Tag Archives: sugars

Diabetes type 2: The many ways the feet may be affected by having high blood sugars

Diabetes type 2: The many ways the feet may be affected by having high blood sugars

Having diabetes means a person is at much greater risk of developing problems with their feet.

This is because raised blood glucose, also known as blood sugar, can damage the sensation in the feet. 

It can also affect circulation, which can lead to getting less blood supply to the feet.

Without a good blood supply, a person may have problems with cuts and sores healing, and they may also get cramps and pain in the legs or feet. 

If you don’t get these problems treated, they could lead to foot ulcers, infections and, at worst, amputations.

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This post originally appeared on Daily Express :: Health Feed
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Diabetes type 2: Best diet to help lower your blood sugars and reduce serious health risks

Diabetes type 2: Best diet to help lower your blood sugars and reduce serious health risks

Type 2 diabetes means your body does not produce enough insulin to regulate blood sugar levels. Blood sugar – the main type of sugar found in blood – can inflict damage on the body if left to rise uncontrollably. The resulting damage doubles up as the first perceptible warning signs of type 2 diabetes for most people. What is the best diet to follow to help keep blood sugars healthy?

A low Glycaemic Index (GI) diet has been rated as one of the best diets to follow as it measures how carbohydrate-containing food raises blood sugar glucose.

The diet measures the rank of food according to their effect on the blood sugar levels.

The rates at which different foods raise blood sugar levels are ranked in comparison with the absorption of 50 grams of pure glucose, which is used as reference food and has a GI value of 100.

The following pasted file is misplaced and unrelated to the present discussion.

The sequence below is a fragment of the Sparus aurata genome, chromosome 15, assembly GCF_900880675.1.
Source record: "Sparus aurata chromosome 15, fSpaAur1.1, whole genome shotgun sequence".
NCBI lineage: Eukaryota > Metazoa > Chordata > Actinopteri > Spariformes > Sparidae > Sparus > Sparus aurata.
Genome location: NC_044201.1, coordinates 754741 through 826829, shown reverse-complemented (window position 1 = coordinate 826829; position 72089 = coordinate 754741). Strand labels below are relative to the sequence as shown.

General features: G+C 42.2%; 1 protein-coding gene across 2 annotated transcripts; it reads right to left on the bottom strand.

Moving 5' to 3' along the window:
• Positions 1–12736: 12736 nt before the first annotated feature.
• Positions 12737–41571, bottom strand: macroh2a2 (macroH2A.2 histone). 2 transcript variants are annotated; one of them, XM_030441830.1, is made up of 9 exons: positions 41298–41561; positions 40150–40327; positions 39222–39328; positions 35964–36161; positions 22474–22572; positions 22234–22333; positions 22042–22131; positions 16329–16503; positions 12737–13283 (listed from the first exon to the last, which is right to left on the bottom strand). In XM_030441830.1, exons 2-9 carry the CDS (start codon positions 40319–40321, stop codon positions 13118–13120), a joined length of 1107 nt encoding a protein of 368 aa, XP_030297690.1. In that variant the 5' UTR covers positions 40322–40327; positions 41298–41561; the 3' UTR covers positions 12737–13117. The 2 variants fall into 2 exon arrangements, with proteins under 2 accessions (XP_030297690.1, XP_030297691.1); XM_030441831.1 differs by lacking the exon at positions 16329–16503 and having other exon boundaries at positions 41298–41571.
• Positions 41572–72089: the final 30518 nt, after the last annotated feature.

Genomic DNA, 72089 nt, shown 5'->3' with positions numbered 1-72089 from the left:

The diet was created in the early 1980s by a Canadian professor, Doctor David Jenkins.

In a study published in the US National Library of Medicine National Institutes of Health, low-glycaemic index diets for type 2 diabetes were analysed. 

The study searched PubMed, the Cochrane Library, EMBASE, and clinical trials registries for published and unpublished studies up until 1 March 2019 relating to GI diets and their ability on blood sugar levels.

The results showed low-GI diets were effective at reducing glycated haemoglobin (HbA1c), fasting glucose, BMI, total cholesterol, and LDL, but had no effect on fasting insulin, triglycerides, or insulin requirements.

The reduction in fasting glucose and HbA1c was inversely correlated with body weight.

The greatest reduction in fasting blood glucose was seen in the studies of the longest duration.

“Low-GI diets may be useful for glycaemic control and may reduce body weight in people with prediabetes or diabetes,” concluded the study.

In another study with the US National Library of Medicine National Institutes of Health, glycaemic index in the diet of European outpatients with diabetes was analysed. 

The study said: “The relation of the GI to serum cholesterol (total, LDL, and HDL), and fasting triacylglycerol was analysed in 2810 people with type 1 diabetes.”

It concluded that the study in European patients with type 1 diabetes showed that a lower dietary GI is related to lower Hb A(1c) concentrations, independently of fibre intake.

The consumption of bread and pasta had the biggest effect on the overall dietary GI of European outpatients.

Many people may have diabetes without even knowing it, because the signs and symptoms don’t necessarily make you feel unwell.

Common diabetes symptoms include having cuts or wounds that take longer to heal, having an unquenchable thirst, and passing more urine than normal.

You should speak to a doctor if you’re worried about the warning signs or symptoms of diabetes, or if you think you may be at risk.

Diagnosing the condition early is very important, because patients are more at risk of some deadly complications, including heart disease and strokes.

This is where one’s diet becomes crucial as it can either help or hinder the condition.

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This post originally appeared on Daily Express :: Health Feed
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Type 2 diabetes: One of the best diets to lower blood sugars and reduce risk

Type 2 diabetes: One of the best diets to lower blood sugars and reduce risk

Type 2 diabetes means your body does not produce enough insulin to regulate blood sugar levels. Blood sugar – the main type of sugar found in blood – can inflict damage on the body if left to rise uncontrollably. The resulting damage doubles up as the first perceptible warning signs of type 2 diabetes for most people. Fortunately, a person can minimise their risk by following the low-GI diet. What is it?

In a study published in the US National Library of Medicine National Institutes of Health, low-glycaemic index diets for type 2 diabetes were analysed.